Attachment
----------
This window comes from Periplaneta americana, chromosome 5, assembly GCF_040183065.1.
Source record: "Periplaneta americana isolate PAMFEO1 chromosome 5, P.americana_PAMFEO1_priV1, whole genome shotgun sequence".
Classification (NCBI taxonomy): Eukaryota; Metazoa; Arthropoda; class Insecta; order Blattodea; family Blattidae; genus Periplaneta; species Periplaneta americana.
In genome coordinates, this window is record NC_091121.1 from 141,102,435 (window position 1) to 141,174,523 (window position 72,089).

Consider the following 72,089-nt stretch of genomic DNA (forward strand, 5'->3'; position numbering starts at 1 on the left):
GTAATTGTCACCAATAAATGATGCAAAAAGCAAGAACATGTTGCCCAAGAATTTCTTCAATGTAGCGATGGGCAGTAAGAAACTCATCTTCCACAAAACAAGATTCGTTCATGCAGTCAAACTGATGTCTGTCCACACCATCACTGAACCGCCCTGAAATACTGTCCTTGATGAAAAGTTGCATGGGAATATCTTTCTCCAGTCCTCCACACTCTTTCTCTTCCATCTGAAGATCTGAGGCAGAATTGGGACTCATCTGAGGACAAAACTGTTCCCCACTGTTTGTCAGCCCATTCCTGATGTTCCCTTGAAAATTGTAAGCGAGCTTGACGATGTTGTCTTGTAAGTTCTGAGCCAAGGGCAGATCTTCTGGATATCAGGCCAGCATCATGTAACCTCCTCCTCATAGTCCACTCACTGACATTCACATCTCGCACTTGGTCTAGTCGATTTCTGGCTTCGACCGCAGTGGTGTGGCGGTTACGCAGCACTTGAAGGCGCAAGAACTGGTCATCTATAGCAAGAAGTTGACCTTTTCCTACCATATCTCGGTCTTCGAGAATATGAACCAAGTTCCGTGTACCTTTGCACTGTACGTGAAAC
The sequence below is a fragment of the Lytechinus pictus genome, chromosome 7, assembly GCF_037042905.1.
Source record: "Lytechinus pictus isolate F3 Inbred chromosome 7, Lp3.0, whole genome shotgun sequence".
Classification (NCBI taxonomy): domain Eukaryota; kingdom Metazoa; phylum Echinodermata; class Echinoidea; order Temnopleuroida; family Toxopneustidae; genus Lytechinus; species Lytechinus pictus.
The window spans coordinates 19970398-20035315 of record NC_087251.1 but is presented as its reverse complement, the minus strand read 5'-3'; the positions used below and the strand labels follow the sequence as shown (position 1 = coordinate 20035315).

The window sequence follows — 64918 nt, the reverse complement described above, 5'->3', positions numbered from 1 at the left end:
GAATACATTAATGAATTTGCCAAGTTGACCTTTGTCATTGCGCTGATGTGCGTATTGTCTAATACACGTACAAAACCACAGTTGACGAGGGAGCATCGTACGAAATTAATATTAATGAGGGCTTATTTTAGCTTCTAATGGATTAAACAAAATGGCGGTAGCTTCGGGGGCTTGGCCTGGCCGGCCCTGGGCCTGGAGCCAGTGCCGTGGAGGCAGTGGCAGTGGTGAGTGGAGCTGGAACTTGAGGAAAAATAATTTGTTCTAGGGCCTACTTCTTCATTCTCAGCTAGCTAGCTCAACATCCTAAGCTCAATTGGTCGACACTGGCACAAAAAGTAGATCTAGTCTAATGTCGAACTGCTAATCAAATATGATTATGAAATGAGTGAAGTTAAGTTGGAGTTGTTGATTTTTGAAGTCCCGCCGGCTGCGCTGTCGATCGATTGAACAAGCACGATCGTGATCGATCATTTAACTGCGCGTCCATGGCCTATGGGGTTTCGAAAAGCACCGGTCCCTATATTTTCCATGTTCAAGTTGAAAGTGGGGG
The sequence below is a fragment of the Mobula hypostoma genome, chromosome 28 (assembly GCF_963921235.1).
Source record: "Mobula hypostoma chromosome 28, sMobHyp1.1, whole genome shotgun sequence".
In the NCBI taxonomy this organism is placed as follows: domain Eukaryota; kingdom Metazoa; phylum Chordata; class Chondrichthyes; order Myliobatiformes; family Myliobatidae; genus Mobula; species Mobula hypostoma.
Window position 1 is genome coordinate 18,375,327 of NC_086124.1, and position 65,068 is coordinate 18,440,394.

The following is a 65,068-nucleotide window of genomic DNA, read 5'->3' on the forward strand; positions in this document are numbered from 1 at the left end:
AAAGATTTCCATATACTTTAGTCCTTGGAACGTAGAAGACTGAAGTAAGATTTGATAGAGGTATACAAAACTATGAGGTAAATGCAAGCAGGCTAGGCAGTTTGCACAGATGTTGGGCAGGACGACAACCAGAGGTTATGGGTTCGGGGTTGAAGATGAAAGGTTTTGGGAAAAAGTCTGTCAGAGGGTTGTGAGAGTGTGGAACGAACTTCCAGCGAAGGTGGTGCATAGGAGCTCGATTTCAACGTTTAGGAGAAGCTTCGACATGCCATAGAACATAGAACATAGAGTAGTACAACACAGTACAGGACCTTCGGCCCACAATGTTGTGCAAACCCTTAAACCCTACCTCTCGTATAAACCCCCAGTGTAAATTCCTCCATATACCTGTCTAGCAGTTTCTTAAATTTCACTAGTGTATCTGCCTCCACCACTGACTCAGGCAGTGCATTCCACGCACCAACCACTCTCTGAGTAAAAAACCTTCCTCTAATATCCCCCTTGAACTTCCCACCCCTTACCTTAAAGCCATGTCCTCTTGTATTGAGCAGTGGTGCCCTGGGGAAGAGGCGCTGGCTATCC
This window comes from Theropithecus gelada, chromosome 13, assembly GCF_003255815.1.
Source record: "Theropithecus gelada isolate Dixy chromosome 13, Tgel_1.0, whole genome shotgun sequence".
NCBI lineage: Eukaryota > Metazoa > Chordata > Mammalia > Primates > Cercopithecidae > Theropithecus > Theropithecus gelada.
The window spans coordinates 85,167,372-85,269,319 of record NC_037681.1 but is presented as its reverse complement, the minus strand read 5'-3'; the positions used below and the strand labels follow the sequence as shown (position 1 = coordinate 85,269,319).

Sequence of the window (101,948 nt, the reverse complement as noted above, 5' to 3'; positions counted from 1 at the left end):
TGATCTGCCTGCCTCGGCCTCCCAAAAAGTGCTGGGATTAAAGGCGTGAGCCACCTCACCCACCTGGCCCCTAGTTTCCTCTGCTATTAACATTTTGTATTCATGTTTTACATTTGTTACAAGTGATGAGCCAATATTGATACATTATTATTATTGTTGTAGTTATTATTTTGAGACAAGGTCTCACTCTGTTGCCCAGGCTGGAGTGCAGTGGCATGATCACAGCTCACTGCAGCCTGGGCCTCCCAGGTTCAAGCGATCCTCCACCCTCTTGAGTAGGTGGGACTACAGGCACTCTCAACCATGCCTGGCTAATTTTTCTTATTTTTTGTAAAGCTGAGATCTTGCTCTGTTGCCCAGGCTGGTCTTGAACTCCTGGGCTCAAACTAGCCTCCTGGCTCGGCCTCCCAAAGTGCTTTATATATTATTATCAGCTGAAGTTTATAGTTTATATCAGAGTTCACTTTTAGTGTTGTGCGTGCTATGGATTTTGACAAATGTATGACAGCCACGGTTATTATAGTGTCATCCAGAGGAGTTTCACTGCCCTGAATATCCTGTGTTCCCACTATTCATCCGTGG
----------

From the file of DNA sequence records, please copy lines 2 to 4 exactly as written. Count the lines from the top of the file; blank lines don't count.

Source record: "Periplaneta americana isolate PAMFEO1 chromosome 5, P.americana_PAMFEO1_priV1, whole genome shotgun sequence".
Classification (NCBI taxonomy): Eukaryota; Metazoa; Arthropoda; class Insecta; order Blattodea; family Blattidae; genus Periplaneta; species Periplaneta americana.
In genome coordinates, this window is record NC_091121.1 from 141,102,435 (window position 1) to 141,174,523 (window position 72,089).